Hepatitis C case shows why health care is so expensive

If there is one thing we should all be able to agree about health care it's this - health care is an enormously complicated issue. (One of many reasons that I think the government needs to stay far away from health care, by the way).

Rising health care costs is also a complicated issue, but that doesn't mean you can't identify some of the main drivers of increased health care costs.

Right now in Las Vegas, you can see for yourself one of those drivers - out of control liability lawsuits.

A lawyer for a Henderson man infected with hepatitis C suggested Thursday that two drug companies should pay more than $1 billion for failing to take steps that could have prevented Southern Nevada's hepatitis C outbreak.

During the punitive damages stage of the first outbreak-related civil trial, Robert Eglet told the jury that Teva Parenteral Medicine and Baxter Healthcare Services should pay for continuing to make and sell large vials of the sedative propofol to endoscopy centers despite previous outbreaks being linked to the drug.
And where would that $1 billion come from? Anyone who would ever buy one of Teva's or Baxter's (the drug companies being sued) future products. Also from Teva's and Baxter's employees and investors.

This verdict and the scores of similiar ones over the past few decades have also increase health care costs. Insurance costs will increase for everyone. Companies will have to jump through additional hurdles to try and shield themselves from future lawsuits. (Not necessarily a bad thing if Teva or Baxter had done something wrong, but that's not the case here as I'll discuss below.)

Also verdicts like this will lead to less investment in current and new drugs. Here's why: In the free market system profits and costs send important signals to investors and companies. If profits are high, both will move some of their limited resources into the profitable areas. This spurs innovation and competition, which in the long run lowers drug prices for the consumer. Investors and businesses will then move into more profitable areas, but the lower drug prices will remain.

What's happening here is exactly the opposite. These companies will be losing money, which will lower their profits. Lower profits send the signal that demand is already being met and discourage investment from investors and businesses. But in this case the signal is distorted. Profits are lowered, not because that's not demand, but by lawsuits that arbitrarily take away profits. The end result is the same though - decreased investment.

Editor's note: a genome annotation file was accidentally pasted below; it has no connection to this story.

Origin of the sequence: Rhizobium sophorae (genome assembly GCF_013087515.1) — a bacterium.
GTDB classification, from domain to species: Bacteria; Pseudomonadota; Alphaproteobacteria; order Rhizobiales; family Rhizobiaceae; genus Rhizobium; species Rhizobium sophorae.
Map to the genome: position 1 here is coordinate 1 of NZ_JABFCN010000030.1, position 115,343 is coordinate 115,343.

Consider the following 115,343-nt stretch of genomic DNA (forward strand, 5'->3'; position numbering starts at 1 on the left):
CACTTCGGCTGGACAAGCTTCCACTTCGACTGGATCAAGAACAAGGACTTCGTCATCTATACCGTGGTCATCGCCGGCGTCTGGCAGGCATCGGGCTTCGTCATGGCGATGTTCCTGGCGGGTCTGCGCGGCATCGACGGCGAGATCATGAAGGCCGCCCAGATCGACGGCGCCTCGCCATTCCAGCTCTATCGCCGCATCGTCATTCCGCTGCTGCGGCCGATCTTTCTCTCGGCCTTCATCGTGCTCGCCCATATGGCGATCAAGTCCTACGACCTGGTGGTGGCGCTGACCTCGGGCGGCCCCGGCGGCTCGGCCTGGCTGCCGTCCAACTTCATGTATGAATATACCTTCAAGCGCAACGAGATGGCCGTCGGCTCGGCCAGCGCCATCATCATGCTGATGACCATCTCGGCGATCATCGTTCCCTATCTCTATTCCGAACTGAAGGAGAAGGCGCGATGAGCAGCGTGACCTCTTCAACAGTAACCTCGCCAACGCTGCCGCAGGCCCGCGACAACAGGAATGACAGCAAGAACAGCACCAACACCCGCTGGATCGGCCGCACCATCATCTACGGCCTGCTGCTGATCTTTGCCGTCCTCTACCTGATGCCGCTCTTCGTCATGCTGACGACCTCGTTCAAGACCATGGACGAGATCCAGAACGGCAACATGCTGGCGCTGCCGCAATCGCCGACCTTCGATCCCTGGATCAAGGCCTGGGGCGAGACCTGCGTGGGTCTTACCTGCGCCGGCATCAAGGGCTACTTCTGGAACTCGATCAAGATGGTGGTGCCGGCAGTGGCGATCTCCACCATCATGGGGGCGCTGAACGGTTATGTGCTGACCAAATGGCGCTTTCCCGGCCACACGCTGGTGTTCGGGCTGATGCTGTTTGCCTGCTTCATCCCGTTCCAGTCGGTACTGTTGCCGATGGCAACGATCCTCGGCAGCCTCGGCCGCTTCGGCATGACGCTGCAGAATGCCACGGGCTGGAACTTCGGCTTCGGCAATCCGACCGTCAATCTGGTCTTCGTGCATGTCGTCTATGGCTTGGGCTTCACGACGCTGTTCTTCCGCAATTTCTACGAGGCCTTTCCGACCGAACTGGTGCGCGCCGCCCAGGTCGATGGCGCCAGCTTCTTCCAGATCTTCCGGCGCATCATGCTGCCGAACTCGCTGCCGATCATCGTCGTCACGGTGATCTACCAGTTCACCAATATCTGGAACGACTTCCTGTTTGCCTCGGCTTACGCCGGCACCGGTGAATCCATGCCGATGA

Now everyone feels terrible for the hepatitis victims, but you shouldn't help the victims by punishing someone or something successful who didn't harm the victims.

In case you haven't been following the details of this case, the drug companies' crime was to not know that doctor they sold their medicine to was grossly negligent. Chuck Muth sums it up well.
A licensed, highly-trained professional doctor in Las Vegas reportedly told his licensed, highly-trained professional nurses to reuse syringes to save money, ultimately and not surprisingly resulting in patients who were injected with the dirty needles becoming infected with Hepatitis C.

The victims, naturally and rightfully, sued. And as per the industry's standard operating procedure, the lawyers involved decided to include in their lawsuit two of the manufacturers of the drug which was injected into the patients using the dirty needles by the dirty nurses doing the bidding of the dirty doctor because....well, for the same reason Willie Sutton robbed banks:

That's where the money is.

The mind-boggling claim by the victims' lawyers is that the drug companies failed to sufficiently warn highly-trained professional doctors and highly-trained professional nurses that they shouldn't inject drugs into patients using syringes which had previously been used. Duh.

Even more amazingly, the Las Vegas Review-Journal reports that the judge in the case, Jessie Walsh, ruled at the start of the trial "that the drug companies were not allowed to use the 'dirty doctor' defense and blame the infection on doctors and nurses misusing the drug."

What the....? This is like suing General Motors because someone drove their Chevy to the levy drunk and hit someone.
Exit question: Using this standard couldn't someone sue the public school system (aka the taxpayers), the next time someone commits accounting fraud? After all if they hadn't learned math...

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